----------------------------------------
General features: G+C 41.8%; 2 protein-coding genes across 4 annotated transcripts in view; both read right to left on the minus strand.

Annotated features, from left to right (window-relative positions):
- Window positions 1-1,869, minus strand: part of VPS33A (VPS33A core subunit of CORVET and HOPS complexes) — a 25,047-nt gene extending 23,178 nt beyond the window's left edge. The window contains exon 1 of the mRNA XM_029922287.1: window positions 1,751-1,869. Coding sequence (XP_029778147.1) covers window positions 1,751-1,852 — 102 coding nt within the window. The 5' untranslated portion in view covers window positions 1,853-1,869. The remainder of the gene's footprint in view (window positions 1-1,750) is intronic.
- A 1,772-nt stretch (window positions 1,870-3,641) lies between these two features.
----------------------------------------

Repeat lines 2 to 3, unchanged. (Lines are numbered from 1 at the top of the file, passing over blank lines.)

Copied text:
Annotated features, from left to right (window-relative positions):
- Window positions 1-1,869, minus strand: part of VPS33A (VPS33A core subunit of CORVET and HOPS complexes) — a 25,047-nt gene extending 23,178 nt beyond the window's left edge. The window contains exon 1 of the mRNA XM_029922287.1: window positions 1,751-1,869. Coding sequence (XP_029778147.1) covers window positions 1,751-1,852 — 102 coding nt within the window. The 5' untranslated portion in view covers window positions 1,853-1,869. The remainder of the gene's footprint in view (window positions 1-1,750) is intronic.